Supreme Court to Decide on PSC Wind Turbine Siting Rule

On Thursday, February 5, 2015, the Wisconsin Supreme Court heard oral arguments on the case Wisconsin Realtors Ass’n v. PSC (2013AP1407).  The Court will decide whether the Public Service Commission (PSC) followed state statute when promulgating PSC 128, relating to wind turbine siting restrictions.


The Legislature passed Wis. Stat. §196.378(4g)(b) which authorized the PSC to promulgate rules that limited the restrictions political subdivisions may impose on the installation of wind energy systems (wind turbines). Included in this statute is a requirement for the PSC to promulgate rules that create setback requirements (how far a wind turbine must be placed from a residence) that provide reasonable protection from health effects associated with wind energy systems. The PSC promulgated Wis. Admin. Code Ch. PSC 128, which concluded that 1,250 feet as a minimum setback between non-participating residences and wind energy systems.

Wis. Stat. §227.115 requires that an agency promulgating a rule that directly or substantially affects the development, construction, cost, or availability of housing in Wisconsin must obtain a housing impact report and include a copy of the report with the proposed rule when it is given to the legislature. The PSC did not have this report prepared or submitted to the Legislature when they promulgated PSC 128.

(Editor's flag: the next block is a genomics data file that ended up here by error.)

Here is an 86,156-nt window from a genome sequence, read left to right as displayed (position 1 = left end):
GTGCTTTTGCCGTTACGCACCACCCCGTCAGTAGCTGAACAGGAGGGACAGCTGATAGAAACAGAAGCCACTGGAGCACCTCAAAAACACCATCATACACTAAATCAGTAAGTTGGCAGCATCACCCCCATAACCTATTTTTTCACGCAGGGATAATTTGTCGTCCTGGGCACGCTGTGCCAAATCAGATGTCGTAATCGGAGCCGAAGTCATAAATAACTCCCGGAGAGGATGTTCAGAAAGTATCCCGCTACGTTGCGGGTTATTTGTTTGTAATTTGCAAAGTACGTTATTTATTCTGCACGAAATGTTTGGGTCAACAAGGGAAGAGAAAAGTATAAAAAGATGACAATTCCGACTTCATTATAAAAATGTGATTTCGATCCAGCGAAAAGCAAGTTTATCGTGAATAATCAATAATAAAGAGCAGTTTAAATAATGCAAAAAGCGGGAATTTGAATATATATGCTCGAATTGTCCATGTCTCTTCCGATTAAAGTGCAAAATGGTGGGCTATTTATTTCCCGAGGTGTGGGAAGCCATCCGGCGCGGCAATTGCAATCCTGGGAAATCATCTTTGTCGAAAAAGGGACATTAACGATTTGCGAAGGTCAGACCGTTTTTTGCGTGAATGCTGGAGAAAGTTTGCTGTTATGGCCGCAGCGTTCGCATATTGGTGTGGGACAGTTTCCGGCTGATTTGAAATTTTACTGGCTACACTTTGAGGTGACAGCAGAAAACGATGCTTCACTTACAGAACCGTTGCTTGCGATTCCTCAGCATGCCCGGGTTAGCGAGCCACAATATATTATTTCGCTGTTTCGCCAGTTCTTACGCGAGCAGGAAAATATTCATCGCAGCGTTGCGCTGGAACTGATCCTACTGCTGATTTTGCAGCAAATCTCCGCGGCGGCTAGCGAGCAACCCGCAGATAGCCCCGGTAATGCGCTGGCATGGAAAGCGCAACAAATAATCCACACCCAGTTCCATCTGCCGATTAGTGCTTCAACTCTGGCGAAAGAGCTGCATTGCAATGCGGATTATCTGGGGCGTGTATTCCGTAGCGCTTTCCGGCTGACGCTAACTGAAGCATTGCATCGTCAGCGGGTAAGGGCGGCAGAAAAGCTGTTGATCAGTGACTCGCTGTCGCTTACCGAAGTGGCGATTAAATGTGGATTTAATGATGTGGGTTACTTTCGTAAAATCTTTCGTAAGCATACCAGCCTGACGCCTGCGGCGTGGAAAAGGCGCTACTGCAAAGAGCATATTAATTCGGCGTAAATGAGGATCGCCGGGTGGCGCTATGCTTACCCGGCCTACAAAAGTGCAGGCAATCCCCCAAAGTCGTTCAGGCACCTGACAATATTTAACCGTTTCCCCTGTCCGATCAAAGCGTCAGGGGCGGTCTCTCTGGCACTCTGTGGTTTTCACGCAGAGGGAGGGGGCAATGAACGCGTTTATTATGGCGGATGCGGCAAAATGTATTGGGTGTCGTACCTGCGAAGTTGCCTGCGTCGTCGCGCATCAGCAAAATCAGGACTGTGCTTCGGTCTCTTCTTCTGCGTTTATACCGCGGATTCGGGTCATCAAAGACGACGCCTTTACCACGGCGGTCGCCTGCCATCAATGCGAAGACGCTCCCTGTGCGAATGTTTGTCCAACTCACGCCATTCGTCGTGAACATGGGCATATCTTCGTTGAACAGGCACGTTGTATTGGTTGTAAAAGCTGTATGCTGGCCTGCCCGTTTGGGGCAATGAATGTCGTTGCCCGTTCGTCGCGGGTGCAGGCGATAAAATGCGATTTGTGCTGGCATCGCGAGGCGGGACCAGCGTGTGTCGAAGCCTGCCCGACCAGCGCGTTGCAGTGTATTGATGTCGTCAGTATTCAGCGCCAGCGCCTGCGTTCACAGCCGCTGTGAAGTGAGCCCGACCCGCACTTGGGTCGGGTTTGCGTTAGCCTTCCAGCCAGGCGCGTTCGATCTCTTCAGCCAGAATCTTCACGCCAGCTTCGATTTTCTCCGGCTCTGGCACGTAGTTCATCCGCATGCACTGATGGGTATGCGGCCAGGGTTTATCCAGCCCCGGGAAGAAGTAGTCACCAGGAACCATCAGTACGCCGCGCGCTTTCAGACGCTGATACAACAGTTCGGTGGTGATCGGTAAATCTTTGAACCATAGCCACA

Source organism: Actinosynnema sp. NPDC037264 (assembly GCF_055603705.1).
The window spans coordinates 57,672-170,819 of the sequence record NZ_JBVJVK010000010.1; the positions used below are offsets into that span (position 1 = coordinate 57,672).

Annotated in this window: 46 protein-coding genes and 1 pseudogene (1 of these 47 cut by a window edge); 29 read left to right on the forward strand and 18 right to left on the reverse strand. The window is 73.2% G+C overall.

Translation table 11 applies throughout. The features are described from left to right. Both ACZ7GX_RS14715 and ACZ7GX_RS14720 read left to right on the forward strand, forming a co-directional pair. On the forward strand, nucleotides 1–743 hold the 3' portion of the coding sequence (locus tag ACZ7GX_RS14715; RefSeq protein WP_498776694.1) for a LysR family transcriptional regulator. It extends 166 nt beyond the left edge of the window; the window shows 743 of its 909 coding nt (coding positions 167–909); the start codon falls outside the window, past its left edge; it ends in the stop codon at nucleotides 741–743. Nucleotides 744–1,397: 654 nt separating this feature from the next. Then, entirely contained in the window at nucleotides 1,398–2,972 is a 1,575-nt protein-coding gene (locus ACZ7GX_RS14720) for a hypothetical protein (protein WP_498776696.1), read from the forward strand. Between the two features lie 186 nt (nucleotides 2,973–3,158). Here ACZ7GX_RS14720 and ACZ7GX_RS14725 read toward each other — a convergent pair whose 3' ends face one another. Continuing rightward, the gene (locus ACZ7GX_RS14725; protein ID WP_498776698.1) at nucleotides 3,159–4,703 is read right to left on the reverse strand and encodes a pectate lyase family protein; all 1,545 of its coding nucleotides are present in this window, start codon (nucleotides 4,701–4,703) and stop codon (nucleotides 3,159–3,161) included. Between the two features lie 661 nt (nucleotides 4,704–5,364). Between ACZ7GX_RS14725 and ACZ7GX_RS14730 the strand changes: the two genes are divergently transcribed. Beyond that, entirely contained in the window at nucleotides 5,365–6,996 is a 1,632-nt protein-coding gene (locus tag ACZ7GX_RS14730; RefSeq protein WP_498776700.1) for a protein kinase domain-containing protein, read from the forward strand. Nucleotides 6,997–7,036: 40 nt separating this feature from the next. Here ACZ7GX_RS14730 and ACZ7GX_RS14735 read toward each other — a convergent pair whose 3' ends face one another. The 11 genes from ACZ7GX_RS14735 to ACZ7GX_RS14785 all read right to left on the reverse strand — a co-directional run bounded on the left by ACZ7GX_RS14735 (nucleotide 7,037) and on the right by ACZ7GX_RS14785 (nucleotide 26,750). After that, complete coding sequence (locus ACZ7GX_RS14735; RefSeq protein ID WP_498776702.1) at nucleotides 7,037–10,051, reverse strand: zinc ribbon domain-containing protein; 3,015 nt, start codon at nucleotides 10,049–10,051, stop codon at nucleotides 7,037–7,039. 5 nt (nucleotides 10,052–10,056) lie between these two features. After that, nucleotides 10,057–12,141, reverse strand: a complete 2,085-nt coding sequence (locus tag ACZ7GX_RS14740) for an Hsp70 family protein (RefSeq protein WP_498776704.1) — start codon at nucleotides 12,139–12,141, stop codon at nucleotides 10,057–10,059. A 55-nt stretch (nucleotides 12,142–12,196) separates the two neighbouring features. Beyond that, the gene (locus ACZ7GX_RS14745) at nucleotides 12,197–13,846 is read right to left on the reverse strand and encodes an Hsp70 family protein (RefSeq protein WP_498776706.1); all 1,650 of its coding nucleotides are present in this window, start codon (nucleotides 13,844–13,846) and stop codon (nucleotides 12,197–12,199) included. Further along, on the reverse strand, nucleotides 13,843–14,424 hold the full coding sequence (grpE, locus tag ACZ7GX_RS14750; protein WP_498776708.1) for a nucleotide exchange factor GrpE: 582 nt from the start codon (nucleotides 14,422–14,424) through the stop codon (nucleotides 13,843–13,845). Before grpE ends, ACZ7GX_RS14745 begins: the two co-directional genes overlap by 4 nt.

The Court of Appeals, Dist. III found that the PSC must make the initial determination whether a housing impact report is required. The PSC reasonably concluded that wind energy systems did not directly or substantially affect housing and therefore a housing impact report was not required.

The Wisconsin Realtors Association argues that the PSC usurped the Legislature’s power when it violated Wis. Stat. §227.115 by promulgated PSC 128 without sending a housing impact report to the Legislature with the proposed rule. Because PSC 128 was promulgated without following §227.115 the rule is invalid.

The PSC argues that there was not a direct or substantial effect on development, construction, cost, or availability of housing and therefore they did not have to comply with Wis. Stat. §227.115. Furthermore they argue that they receive the presumption under Wis. Stat. §227.20(3) (a) that their rule was duly promulgated the WRA has not rebutted the presumption. Therefore, the PSC says the court of appeals ruling should be affirmed.

A decision in this case is expected by the end of July 2015.